El-Kaa is a small village of 2,500 Christians in the north east of Lebanon, near the border with Syria. A young journalist, based in Beirut, grew up in El-Kaa, most of whose residents are Melkites. She told Aid to the Church in Need about Islamist attacks on the village three years ago and how each anniversary of the killings brings back bitter memories:
On June 27, 2016, I woke up to many texts on my phone. The first message I read said that they needed blood in all area hospitals, and I immediately knew that something grave had happened. I got out of bed and went into the living room, where the TV was blaring; my mother’s face had paled. I read the headline: hours earlier, at 5AM, my village of El-Kaa had been attacked by four terrorists. Five people were killed; many were wounded. I followed the statements of officials and politicians who came to our village and encouraged us to stay on our lands.
It was the worst day of my life. I was frustrated, sad, and desperate. I never expected that the bloody scenes of Fallujah and Afghanistan would unfold at home.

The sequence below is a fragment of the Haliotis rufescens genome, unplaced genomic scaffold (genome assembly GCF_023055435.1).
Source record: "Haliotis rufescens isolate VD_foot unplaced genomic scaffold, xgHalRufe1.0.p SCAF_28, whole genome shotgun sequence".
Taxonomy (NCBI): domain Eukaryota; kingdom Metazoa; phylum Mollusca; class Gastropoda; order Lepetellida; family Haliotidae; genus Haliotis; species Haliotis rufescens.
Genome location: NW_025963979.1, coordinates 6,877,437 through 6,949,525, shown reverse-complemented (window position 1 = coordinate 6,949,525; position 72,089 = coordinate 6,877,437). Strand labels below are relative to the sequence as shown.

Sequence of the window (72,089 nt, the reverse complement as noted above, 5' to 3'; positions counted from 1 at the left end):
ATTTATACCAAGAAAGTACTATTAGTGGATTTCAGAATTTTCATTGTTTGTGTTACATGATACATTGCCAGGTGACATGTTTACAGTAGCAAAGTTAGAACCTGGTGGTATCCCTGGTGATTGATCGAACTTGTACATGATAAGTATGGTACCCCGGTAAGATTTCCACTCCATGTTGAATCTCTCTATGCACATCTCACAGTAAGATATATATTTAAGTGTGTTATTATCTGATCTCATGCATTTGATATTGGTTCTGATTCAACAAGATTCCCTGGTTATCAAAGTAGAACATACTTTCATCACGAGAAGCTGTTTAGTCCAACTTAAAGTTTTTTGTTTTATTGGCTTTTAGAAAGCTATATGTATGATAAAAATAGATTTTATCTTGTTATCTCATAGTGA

When the Syrian war started, the region became a hotbed of violence. At the border between Lebanon and Syria, there were clashes involving the Syrian army, the Free Syrian Army, and various Islamic groups. More than 30,000 Syrian refugees came to live in camps on agricultural lands that separate my village from Syria. As the Syrian army grew in strength, the danger intensified. Shells from all sides fell on us, jeopardizing our lives.
Later that fateful day, despite security precautions, four suicide bombers infiltrated El-Kaa around 10pm and blew themselves up near St. Elias Church, where people were gathered. There were no casualties, but more than 20 were injured. I can’t describe the sight of Kaa in the days that followed: the streets were empty; no one dared to sit on balconies; some families fled to Beirut.
At the time, my mother was sick, so I couldn’t return to the village for two weeks. When I finally got there, I was amazed by what I saw. Blood and flesh covered the walls near St. Elias; people barely left their homes. If they did, it was to buy food during the day. So, at night, when everything was silent, I drove my car and loudly played my music. I wanted to challenge both my own fears and the fears of others. I wanted to prove that El-Kaa was still alive.
Three years have passed, and while time cannot lessen our pain, we have survived, and for that we must thank the Lord. He gave us life so that we could preserve Christianity here and teach others that perseverance is at the core of our faith. We walk in Christ’s footsteps, believing in him and ourselves.